Discover how a car can assess the distance with another vehicle in real-time.
In a previous article, I introduced you to the process of projecting a 3D point cloud onto a 2D image.
In this article, we will go further by performing object detection with a deep learning model. In the end, it will have the distance between our car and the other vehicles in real-time.
This technology is essential in the context of autonomous vehicles. If the algorithm can detect the distance that separates us from an obstacle in front, it can adapt its speed and make appropriate decisions, such as an emergency brake if needed.
You can watch the final result on Youtube, here.
Let’s get right into it! But before, let me provide some context about sensor fusions. There are different types of sensor fusion.
Combining data from a camera with a LiDAR or any other sensor is called low-level sensor fusion. This is because the fusion is on raw data before performing object detection.
If we finally perform sensor fusion after object detection on the camera and the LiDAR, we talk about mid-level sensor fusion.
Finally, if we have object tracking on both devices, we talk about high-level sensor fusion.
In this article, we talk about low-level fusion, which is also called early sensor fusion. Mid-level and high-level sensor fusions are what we call late sensor fusion.
In Late sensor fusion, we perform 2D object detection from the image and 3D object detection from LiDAR before fusing the sensors.
If early sensor fusion is about raw data, late sensor fusion is about objects.
It is important to note that early sensor fusion is nowadays preferred because it is safer. With early sensor fusion, we can build a security bubble, meaning that if the algorithm fails to detect the object, we can still stop the car.
On the other hand, late sensor fusion relies on object detection; therefore, if the system fails to detect the object, the whole system crashes.
To complete the process of early sensor fusion, we need to perform the three following steps:
- Project 3D point cloud onto 2D images
- 2D Object Detection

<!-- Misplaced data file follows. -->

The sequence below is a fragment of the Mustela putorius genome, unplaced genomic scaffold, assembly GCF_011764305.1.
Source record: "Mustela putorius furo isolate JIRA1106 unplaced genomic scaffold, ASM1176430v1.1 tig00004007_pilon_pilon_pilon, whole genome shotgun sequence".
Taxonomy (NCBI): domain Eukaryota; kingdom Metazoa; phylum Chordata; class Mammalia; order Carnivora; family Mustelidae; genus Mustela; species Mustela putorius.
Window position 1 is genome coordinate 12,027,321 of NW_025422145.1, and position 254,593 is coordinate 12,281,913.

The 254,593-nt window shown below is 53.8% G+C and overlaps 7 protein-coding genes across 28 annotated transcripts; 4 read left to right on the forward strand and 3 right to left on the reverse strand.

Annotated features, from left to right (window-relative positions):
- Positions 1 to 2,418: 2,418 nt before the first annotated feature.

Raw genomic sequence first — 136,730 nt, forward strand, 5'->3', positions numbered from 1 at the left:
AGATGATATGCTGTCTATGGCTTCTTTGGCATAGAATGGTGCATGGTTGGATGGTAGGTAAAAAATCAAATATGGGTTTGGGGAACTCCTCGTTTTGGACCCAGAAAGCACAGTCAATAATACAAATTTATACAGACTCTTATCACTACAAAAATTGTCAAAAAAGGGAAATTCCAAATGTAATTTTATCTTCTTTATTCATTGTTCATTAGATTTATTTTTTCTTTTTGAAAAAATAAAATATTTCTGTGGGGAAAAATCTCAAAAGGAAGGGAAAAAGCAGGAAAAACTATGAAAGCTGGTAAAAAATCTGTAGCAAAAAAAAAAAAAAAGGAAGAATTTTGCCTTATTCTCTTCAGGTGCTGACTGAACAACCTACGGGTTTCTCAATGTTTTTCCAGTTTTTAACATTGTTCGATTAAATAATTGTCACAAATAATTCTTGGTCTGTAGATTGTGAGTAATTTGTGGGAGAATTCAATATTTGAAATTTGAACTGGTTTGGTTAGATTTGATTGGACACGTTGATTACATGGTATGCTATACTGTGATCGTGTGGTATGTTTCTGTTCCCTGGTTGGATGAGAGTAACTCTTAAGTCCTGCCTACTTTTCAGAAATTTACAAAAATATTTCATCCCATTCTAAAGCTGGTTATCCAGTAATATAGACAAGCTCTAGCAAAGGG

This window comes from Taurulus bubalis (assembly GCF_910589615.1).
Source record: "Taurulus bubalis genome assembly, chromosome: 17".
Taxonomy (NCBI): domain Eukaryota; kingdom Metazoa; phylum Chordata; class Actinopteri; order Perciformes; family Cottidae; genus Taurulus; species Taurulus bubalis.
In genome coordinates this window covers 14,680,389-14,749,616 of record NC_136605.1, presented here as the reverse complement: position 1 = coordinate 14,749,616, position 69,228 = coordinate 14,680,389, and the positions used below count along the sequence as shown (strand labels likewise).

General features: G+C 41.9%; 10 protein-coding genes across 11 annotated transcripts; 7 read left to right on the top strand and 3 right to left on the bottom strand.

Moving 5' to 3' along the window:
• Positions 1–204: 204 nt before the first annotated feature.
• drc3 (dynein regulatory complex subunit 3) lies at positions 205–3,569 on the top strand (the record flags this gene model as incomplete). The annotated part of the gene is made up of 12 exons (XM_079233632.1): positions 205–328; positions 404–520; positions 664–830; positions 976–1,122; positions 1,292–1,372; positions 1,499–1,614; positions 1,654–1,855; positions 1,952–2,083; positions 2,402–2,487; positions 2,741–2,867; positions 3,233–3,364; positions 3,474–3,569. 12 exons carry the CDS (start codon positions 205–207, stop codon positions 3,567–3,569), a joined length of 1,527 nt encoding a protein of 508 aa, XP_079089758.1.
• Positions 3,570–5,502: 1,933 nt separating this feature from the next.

- Outlier removal
Since I already explained the first step in my previous article, I will only go through steps 2 and 3.
However, if you are not familiar with the first step, I recommend reading my previous article first before coming back here.
The data used for this project have been collected by a real car, which is equipped with a rotating LiDAR and a stereo camera system with four cameras, as seen below:
The car is a modified Volkswagen Passat B6 with the following sensors:
- 1 Inertial Navigation System (GPS/IMU): OXTS RT 3003
- 1 Laserscanner: Velodyne HDL-64E
- 2 Grayscale cameras, 1.4 Megapixels: Point Grey Flea 2 (FL2–14S3M-C)
- 2 Color cameras, 1.4 Megapixels: Point Grey Flea 2 (FL2–14S3C-C)
- 4 Varifocal lenses, 4–8 mm: Edmund Optics NT59–917
You can find more information about the data and the car used to collect it on the KITTI Vision Benchmark Suite website.
3D point cloud projection onto a 2D image
As I mentioned earlier, I will not detail how to project a 3D point cloud onto a 2D image, but I believe it is necessary to show the final output before going further.
The image above shows the 3D point clouds on the 2D image. The color of the 3D points changes depending on the distance between the point and our sensor.
This step is essential because we reduce the uncertainties generated by each sensors’ limitations by combining different sensors.
Next, we perform 2D object detection.
2D Object Detection with Deep Learning
Object detectors can be divided into two categories of algorithms: Region Proposal Detectors and One-Shot Detectors.